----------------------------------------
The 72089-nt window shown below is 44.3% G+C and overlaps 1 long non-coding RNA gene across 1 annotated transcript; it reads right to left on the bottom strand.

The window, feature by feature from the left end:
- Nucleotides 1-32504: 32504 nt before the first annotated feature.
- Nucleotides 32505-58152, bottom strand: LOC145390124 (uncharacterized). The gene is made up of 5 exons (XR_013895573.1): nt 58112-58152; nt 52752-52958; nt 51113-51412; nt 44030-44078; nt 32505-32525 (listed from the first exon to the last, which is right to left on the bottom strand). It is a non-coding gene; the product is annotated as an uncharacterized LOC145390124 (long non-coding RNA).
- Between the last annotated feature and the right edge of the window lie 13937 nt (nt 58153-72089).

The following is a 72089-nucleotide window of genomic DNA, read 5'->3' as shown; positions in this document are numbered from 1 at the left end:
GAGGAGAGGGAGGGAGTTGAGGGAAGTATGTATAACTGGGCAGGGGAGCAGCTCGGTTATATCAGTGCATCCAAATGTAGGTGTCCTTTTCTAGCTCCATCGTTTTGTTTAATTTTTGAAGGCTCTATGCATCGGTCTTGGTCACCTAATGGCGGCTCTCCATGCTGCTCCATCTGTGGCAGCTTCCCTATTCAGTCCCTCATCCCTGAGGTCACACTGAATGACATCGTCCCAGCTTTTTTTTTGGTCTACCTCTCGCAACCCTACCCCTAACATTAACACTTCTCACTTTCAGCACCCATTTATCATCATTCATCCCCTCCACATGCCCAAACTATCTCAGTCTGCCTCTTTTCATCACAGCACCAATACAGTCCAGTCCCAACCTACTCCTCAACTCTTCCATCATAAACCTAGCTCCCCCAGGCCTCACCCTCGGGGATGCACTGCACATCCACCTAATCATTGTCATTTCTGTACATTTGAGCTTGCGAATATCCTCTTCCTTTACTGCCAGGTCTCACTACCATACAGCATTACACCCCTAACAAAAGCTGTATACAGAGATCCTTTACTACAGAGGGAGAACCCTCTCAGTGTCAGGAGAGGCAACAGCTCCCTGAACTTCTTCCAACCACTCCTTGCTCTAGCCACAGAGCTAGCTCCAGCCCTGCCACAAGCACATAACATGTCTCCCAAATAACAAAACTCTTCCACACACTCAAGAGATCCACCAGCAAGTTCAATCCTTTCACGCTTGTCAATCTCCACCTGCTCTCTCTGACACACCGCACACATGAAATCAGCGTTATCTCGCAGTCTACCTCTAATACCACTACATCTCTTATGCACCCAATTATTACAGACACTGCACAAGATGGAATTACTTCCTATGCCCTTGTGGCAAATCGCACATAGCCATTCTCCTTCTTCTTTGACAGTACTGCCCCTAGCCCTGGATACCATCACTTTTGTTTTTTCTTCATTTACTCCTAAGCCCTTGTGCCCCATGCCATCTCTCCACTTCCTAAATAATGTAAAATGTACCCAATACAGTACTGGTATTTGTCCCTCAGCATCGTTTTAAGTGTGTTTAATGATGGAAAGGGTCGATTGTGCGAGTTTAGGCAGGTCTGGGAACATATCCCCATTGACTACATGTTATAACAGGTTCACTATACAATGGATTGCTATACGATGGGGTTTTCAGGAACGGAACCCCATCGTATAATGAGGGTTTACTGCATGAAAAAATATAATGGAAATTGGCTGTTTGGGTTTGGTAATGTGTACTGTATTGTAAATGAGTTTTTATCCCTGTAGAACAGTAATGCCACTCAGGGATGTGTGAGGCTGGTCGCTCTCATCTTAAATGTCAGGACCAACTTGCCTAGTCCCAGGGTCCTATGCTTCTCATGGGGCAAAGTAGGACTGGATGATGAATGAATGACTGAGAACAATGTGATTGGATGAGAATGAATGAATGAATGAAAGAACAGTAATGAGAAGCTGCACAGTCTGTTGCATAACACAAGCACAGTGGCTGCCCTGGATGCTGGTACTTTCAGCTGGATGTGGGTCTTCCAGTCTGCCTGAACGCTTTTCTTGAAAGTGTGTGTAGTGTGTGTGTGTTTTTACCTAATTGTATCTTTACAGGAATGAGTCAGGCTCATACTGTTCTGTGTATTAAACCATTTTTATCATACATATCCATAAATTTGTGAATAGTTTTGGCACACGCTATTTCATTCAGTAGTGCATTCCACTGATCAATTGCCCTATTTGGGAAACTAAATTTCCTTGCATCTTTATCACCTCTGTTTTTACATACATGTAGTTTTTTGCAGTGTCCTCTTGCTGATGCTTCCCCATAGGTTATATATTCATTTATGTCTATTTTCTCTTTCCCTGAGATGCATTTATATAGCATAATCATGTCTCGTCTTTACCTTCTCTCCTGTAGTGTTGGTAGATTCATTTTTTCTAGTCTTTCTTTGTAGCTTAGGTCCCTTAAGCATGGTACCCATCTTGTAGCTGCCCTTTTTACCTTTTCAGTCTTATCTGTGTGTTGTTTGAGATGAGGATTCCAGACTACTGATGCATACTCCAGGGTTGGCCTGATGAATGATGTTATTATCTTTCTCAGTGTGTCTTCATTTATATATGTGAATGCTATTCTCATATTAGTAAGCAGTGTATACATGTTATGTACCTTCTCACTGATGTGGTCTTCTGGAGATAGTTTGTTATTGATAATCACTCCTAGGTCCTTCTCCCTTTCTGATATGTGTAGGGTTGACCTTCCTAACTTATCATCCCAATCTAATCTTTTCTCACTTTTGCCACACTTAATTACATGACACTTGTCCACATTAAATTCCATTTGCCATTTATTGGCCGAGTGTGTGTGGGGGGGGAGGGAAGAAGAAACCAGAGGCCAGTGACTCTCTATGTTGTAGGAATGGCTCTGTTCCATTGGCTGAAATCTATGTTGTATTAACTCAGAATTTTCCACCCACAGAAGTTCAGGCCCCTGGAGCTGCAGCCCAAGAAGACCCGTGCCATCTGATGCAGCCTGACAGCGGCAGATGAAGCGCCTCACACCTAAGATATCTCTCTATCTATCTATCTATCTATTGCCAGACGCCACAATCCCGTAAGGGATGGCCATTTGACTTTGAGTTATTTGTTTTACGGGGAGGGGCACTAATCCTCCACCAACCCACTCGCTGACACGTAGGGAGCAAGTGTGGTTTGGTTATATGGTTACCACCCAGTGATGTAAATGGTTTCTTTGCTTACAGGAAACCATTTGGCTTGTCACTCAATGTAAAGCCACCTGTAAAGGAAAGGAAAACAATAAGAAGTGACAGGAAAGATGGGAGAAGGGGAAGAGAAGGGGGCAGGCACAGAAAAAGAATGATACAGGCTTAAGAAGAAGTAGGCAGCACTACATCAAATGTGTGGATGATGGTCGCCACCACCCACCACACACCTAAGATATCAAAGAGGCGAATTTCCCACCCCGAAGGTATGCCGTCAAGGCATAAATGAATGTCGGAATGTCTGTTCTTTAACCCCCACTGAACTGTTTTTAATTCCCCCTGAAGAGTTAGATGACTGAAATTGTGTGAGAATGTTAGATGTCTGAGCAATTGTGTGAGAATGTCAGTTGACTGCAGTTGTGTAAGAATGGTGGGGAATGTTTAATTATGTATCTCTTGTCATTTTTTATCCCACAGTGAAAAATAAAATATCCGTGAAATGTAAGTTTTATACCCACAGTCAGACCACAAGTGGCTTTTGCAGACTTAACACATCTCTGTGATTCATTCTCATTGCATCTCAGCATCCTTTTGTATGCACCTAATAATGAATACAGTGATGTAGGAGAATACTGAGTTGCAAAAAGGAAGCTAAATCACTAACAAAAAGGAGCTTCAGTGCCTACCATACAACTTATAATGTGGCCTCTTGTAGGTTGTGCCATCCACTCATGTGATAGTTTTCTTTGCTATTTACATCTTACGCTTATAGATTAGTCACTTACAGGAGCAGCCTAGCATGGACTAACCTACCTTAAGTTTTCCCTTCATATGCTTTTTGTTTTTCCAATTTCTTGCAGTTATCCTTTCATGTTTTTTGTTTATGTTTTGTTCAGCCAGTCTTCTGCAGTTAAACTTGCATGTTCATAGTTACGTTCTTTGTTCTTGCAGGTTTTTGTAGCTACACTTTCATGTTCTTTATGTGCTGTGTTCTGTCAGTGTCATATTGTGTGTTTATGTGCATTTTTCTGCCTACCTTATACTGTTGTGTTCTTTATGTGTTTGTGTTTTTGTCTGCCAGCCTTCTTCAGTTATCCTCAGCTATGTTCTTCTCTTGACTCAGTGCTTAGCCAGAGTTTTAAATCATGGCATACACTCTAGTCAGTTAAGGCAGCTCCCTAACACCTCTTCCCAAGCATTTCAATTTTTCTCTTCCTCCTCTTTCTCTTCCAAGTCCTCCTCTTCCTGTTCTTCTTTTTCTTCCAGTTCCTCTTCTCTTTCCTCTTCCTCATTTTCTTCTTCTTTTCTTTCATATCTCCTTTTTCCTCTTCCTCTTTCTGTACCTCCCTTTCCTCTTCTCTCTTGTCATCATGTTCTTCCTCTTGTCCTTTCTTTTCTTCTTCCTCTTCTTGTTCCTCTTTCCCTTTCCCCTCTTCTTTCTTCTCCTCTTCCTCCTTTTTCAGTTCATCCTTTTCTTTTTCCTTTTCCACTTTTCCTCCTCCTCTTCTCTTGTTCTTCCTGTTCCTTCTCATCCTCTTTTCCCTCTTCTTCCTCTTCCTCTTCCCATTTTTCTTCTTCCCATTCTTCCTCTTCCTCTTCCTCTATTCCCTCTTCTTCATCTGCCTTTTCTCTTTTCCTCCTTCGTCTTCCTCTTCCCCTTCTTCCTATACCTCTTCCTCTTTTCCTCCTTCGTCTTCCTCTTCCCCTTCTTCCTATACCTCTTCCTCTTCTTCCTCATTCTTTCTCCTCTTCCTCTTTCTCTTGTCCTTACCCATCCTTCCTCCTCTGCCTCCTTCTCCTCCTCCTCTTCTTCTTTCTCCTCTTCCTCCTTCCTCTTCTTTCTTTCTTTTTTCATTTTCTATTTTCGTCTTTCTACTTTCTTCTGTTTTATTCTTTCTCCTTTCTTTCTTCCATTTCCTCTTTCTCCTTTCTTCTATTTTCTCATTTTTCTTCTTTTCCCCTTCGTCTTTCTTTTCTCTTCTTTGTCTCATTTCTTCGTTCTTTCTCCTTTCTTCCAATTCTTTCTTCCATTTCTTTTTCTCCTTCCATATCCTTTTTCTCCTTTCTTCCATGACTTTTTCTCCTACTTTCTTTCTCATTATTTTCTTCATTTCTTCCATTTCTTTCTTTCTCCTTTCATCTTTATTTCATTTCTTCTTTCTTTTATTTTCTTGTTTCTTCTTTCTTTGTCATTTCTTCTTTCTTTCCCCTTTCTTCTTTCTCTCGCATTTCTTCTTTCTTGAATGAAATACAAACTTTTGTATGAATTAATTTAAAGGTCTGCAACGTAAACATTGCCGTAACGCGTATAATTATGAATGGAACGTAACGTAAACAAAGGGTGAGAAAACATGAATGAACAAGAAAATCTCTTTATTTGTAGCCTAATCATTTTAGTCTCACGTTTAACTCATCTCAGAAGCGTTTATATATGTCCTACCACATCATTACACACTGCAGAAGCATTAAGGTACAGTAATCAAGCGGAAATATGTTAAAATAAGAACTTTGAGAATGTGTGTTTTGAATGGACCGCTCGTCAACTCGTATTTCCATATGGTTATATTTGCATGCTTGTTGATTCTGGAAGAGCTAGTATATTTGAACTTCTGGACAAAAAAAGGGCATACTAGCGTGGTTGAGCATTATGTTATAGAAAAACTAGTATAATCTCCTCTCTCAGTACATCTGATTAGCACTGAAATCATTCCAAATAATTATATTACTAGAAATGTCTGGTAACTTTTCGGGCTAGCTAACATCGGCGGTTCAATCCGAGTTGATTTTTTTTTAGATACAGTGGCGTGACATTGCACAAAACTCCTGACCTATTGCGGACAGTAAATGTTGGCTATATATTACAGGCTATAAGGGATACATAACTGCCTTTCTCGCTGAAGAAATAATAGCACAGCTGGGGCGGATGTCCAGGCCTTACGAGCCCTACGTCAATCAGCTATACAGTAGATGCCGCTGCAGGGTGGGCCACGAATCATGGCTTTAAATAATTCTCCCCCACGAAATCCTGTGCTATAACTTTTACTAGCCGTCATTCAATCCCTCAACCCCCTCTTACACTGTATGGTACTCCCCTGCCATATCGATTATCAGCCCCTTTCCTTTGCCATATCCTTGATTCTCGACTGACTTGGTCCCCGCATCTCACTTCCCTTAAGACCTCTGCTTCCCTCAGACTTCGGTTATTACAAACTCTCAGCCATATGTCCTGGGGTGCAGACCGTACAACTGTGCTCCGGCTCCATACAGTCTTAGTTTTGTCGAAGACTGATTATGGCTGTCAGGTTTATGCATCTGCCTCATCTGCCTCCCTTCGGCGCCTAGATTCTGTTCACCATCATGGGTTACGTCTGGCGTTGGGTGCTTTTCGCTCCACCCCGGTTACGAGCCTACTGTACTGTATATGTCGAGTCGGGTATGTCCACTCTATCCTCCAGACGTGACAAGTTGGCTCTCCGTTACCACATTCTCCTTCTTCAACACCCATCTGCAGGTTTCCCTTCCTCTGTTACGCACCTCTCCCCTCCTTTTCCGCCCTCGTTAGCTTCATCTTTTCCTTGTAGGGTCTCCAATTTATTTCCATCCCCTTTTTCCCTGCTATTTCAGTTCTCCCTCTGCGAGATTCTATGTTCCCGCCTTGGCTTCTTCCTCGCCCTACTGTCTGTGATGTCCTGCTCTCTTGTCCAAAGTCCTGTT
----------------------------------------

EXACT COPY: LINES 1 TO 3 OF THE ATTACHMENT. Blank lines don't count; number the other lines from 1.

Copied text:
The 72089-nt window shown below is 44.3% G+C and overlaps 1 long non-coding RNA gene across 1 annotated transcript; it reads right to left on the bottom strand.

The window, feature by feature from the left end:
- Nucleotides 1-32504: 32504 nt before the first annotated feature.